Gallery: Orange Crush Gets Remastered With Baer Brakes’ Master Cylinder

How many times have you seen a restored Mopar and under the hood everything looks great but the brake master cylinder? Most likely that factory unit is leaking, rusting or both. If you’re not extra cautious, that small leak from the master cylinder will run onto the inner fender and bubble all the paint. The worst is trying to pry the cap lock off with a screw driver and when it breaks loose the cap and screwdriver go flying. (Ask us how we know.) We have been through these same scenarios just like almost every Mopar owner has too. Luckily, our friends at Baer Brakes noticed the Mopar community needed a better option. Baer applied their same level of engineering expertise in their braking systems to creating the Remaster.

For many years, Mopar enthusiasts were limited to a couple options. First, a few companies re-manufacture factory master cylinders for the enthusiast looking to stay stock. The problem is although they worked well and rebuilt, they still were subject to leaking, difficult cover removal, rusting, etc. Then if you switch to discs or increase the size of your discs, there comes other issues. Trying to get the correct size of factory master cylinder for your exact brakes can be difficult and time consuming. If you do not choose correct size your brakes might have a hard or super soft pedal.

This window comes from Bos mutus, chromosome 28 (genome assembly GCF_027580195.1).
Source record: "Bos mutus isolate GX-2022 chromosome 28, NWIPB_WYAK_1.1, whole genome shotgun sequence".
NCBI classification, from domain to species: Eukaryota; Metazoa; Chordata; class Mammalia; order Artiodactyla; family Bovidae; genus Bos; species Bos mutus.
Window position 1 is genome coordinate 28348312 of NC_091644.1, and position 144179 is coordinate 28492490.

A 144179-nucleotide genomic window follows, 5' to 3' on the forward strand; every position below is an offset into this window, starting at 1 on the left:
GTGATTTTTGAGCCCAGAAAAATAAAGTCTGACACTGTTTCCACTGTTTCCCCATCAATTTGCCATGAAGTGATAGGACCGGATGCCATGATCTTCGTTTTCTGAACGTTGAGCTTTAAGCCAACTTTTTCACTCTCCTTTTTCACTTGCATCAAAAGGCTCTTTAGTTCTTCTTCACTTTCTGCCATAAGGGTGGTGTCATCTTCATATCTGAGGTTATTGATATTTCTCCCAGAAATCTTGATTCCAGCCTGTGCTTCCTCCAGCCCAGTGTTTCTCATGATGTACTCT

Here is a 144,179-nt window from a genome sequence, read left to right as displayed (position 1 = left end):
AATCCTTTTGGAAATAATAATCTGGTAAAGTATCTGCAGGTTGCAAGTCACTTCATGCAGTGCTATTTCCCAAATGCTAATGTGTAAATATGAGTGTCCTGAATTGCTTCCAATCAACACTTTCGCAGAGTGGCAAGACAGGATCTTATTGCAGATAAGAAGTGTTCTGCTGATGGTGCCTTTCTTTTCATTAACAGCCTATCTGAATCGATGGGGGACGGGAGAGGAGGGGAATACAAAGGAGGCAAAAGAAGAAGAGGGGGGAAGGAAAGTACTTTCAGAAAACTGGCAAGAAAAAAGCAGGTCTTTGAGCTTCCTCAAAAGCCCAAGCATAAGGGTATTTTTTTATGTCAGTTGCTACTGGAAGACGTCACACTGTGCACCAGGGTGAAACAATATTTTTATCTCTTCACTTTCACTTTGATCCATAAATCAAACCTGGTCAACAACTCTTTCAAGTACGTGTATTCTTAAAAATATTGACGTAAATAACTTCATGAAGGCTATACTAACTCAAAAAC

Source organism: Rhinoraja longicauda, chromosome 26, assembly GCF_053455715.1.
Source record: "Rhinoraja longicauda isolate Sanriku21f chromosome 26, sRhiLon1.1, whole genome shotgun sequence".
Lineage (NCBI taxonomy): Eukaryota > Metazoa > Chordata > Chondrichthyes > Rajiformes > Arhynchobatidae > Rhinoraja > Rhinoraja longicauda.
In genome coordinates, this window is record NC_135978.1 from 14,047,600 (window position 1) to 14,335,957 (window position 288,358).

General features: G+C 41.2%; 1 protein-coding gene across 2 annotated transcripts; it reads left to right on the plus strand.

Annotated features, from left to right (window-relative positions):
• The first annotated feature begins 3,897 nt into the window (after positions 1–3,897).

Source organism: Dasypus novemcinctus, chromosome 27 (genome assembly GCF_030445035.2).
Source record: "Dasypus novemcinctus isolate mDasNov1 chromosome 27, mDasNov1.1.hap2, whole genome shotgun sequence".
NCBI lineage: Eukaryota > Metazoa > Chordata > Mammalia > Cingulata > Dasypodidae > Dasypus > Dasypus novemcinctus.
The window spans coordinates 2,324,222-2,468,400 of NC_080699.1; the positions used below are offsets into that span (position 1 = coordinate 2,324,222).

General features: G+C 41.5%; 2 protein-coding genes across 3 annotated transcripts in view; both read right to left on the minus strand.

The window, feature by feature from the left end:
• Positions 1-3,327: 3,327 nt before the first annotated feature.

Above: Baer Brakes Remaster and bolt on proportioning valve ready for Orange Crush.

Switching to aftermarket brakes most enthusiasts will get pushed to using a 2-bolt adapter plate on the firewall to allow other aftermarket master cylinders. Some of them are still poorly designed, leak, have a lot of plastic parts, poor cosmetics and list goes on. One big issue we ran into with 2-bolt master cylinders were getting the right adapters for our brake line and where the lines exited the master cylinder. Some were metric, some were standard and then some had odd size tube nuts that threw everything off.